"This project aims at developing a theory of growth, dynamics and mechanics of bio-ﬁlaments including branching processes. It will then be applied to a variety of physically and biologically interesting systems.
At the mathematical level, the growth of biological ﬁlaments involves interesting aspects of both kinematics and dynamics of curves. A natural starting point for the modeling of bioﬁlaments is to consider them as thin elastic rods subjected to external constraints. The basic idea is to cross-sectionally average all stresses along the space curve representing the centreline of the rod. This leads to a set of equations, the Kirchhoff equations, relating averaged forces and moments to the curve’s strains (characterized by the curvatures, shears, and extension). These equations provide the starting point for much theoretical analysis and numerical modeling. They are valid for a large range of scales and have been used to model many different structures including DNA, vines and plants.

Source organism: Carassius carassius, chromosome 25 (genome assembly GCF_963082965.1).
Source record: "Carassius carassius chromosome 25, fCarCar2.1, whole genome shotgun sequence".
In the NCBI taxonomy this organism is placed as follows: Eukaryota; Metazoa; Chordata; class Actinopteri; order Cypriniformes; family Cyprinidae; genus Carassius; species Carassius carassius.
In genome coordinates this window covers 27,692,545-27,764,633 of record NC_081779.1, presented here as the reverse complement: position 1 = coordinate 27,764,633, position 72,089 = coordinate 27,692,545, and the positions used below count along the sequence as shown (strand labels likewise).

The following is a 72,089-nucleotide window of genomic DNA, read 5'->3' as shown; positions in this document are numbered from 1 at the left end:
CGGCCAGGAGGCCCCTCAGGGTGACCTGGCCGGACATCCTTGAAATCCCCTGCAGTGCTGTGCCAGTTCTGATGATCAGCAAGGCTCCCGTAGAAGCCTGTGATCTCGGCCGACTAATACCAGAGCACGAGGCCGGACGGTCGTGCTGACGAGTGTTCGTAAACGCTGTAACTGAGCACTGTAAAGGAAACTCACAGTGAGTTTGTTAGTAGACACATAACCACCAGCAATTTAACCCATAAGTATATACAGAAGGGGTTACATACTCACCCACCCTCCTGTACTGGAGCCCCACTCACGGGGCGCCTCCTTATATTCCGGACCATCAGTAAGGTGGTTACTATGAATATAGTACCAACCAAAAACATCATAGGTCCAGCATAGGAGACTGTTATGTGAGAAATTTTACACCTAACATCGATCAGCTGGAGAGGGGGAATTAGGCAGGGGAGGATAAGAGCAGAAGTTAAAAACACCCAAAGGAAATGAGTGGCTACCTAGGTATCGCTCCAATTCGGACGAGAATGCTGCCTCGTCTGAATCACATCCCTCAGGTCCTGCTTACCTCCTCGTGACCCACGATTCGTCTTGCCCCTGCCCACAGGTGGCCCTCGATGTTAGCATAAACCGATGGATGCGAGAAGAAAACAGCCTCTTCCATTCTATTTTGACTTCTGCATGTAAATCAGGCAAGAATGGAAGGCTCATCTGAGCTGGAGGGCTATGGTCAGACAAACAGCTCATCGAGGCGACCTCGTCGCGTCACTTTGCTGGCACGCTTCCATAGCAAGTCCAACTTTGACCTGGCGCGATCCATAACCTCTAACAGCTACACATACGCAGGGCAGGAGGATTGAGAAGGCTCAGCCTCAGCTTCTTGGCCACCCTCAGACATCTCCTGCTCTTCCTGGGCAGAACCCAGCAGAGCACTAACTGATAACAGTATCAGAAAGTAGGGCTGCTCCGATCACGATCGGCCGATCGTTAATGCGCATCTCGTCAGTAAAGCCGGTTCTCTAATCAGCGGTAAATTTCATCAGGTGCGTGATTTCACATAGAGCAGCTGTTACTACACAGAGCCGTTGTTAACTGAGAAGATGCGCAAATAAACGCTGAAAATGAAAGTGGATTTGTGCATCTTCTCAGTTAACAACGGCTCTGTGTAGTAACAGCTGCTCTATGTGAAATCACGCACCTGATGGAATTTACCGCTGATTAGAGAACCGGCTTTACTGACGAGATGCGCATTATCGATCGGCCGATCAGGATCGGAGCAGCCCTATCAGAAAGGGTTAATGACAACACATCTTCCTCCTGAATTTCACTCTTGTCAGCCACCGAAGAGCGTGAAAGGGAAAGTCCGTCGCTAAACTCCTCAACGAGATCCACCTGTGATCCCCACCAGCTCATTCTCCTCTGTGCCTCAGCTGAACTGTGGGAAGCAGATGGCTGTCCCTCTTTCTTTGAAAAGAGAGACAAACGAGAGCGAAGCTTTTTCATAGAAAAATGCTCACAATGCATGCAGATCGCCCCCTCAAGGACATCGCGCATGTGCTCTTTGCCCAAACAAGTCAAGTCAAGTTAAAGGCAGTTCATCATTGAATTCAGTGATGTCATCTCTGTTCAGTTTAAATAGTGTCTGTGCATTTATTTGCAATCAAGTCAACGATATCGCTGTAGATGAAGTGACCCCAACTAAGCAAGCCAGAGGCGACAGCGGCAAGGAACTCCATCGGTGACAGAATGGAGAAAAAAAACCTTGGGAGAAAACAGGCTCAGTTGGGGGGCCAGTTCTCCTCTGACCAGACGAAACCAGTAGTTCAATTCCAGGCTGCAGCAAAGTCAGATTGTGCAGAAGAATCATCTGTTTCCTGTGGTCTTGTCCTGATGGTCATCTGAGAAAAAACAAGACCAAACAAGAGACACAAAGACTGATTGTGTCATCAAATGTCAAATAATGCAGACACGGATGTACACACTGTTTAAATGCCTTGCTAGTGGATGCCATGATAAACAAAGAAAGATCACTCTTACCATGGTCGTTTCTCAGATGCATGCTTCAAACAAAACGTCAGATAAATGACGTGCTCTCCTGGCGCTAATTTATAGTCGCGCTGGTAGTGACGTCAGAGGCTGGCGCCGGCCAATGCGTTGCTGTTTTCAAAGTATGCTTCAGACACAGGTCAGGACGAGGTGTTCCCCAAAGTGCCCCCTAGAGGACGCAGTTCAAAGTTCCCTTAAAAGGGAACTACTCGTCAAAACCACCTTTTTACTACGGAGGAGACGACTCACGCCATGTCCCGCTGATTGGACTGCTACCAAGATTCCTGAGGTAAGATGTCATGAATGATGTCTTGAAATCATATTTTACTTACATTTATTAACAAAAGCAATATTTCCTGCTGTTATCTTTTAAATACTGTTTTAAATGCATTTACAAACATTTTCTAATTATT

Early work will be the basis for establishing a general and rigorous theory of growing elastic rods that we referred to as morphoelastic rods. Various microscopic mechanisms for the generation of intrinsic macroscopic curvature, torsion and twist will be studied. Furthermore, the initiation of branching points will be described. Simultaneously, we will consider various applications in life sciences to motivate these general theories. In particular, in collaboration with various biologists, we will model the growth of neurons and plants."
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